chets gibson classic guitar

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Re: chets gibson classic guitar

Postby cribdog » Wed Feb 08, 2012 10:44 pm

I was a gibson dealer in the 70-80's and purchased a CEC from my sales rep. It has the "custom shop edition" decal on back of the headstock with serial number and "made in USA" beneath. The case candy includes a little string card identifying the instument (K051) as an "original limited edition produced Jan through June of 1982" in Kalamazoo. Also included along with the warranty card is a nice form letter on parchment paper signed by Chet himself.

Ok, is this part a true story?
The rep (who could sell ice to eskimos) informed us that this was one of the first 100 produced and that all 100 had a "k" prefix for "Kalamazoo".
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Re: chets gibson classic guitar

Postby bill park » Wed Feb 08, 2012 11:03 pm

If yours is Serial K051, it is definitely one of the first 100 CECs produced in 1982. But the "K" in the serial number did not stand for "Kalamazoo" - there were other letters used in the serial numbers of those first ones (a friend of mine had A019). The fact that your serial number starts with a letter, however, designates a Kalamazoo instrument. When production shifted to Nashville, they started using the traditional Gibson serial numbering format (8 digits, first and fourth digits indicating year of manufacture).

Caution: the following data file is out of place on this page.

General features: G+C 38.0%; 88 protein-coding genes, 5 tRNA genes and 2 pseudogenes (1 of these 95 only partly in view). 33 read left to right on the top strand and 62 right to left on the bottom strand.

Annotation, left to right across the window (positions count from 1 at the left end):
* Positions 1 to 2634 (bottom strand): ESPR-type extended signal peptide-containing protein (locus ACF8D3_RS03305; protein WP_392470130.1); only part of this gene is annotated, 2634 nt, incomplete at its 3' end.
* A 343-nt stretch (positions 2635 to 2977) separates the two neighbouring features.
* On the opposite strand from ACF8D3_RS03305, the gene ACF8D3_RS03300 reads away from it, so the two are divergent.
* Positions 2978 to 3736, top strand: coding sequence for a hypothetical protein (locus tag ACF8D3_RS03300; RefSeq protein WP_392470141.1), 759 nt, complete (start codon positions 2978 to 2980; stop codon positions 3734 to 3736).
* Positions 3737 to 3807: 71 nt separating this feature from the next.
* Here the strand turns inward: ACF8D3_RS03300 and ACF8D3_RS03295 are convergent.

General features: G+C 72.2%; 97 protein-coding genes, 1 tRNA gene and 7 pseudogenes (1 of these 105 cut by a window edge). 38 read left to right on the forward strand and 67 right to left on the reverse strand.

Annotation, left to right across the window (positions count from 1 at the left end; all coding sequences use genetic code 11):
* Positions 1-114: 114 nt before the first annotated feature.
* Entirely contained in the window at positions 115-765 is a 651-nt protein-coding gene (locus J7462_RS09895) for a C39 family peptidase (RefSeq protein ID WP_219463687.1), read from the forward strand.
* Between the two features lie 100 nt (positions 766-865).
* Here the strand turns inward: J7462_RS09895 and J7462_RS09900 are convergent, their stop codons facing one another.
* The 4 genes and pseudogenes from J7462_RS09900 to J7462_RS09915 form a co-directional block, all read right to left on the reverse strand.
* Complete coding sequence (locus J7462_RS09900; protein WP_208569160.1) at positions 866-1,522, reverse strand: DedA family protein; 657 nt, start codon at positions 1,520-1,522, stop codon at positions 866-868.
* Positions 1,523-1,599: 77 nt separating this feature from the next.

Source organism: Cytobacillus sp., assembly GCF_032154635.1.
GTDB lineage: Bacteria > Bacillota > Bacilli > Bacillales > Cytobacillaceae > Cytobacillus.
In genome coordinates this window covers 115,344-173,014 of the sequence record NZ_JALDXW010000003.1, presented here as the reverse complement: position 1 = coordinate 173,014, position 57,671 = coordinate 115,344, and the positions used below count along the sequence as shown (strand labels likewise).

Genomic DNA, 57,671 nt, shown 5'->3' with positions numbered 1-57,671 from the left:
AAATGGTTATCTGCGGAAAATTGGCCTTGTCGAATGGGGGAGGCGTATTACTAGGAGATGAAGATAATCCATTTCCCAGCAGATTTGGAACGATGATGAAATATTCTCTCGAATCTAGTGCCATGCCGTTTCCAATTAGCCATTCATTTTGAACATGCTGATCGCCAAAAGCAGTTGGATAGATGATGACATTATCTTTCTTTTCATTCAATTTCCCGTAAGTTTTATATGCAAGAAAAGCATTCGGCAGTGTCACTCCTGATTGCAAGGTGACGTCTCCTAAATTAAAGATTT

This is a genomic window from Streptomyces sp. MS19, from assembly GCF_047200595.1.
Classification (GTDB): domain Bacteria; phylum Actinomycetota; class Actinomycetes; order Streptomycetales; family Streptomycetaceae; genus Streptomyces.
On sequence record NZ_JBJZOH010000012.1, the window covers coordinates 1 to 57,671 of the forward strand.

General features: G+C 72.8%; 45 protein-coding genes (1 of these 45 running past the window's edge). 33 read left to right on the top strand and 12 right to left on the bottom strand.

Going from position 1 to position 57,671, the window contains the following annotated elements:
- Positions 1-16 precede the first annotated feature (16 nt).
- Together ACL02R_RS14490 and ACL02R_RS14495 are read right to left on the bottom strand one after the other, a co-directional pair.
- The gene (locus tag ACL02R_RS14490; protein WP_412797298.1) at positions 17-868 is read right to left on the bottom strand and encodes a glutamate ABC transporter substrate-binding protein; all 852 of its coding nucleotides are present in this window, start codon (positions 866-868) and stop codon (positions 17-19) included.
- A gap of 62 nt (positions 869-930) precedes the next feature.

Bill
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Re: chets gibson classic guitar

Postby Roger Crews » Wed Feb 08, 2012 11:17 pm

glad there has been this additional post. which has cleared up one of my questions . i have one from the

It has the "custom shop edition" decal on back of the headstock with serial number and "made in USA" beneath.. mine is no k 043 thanx for the info.

i think another thing different is we have only 2 controls . vol. and tone
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Re: chets gibson classic guitar

Postby jay » Thu Feb 09, 2012 1:29 am

Hey guys...this may be redundant, but it is straight from Mr. Benton Cummings at Gibson Customer Service. He provided me with this information in April 2009. I thought I would share it.

Production run 1981-82. The first 1,000 of these instruments were serialized with a letter + 3 digits: i.e. A 001 – A 100, B 001 – B 100, C 001 – C 100, etc., through K 100


In a conversation with him that followed, he explained that the majority, if not all of these were made at the custom shop and then regular production was moved to the factory after K100 and standard serialization was used beginning in 83.

I have no idea if this is accurate. I do know that Mr Cummings was (is still?) a Gibson CSR and it appeared he had worked there for some time.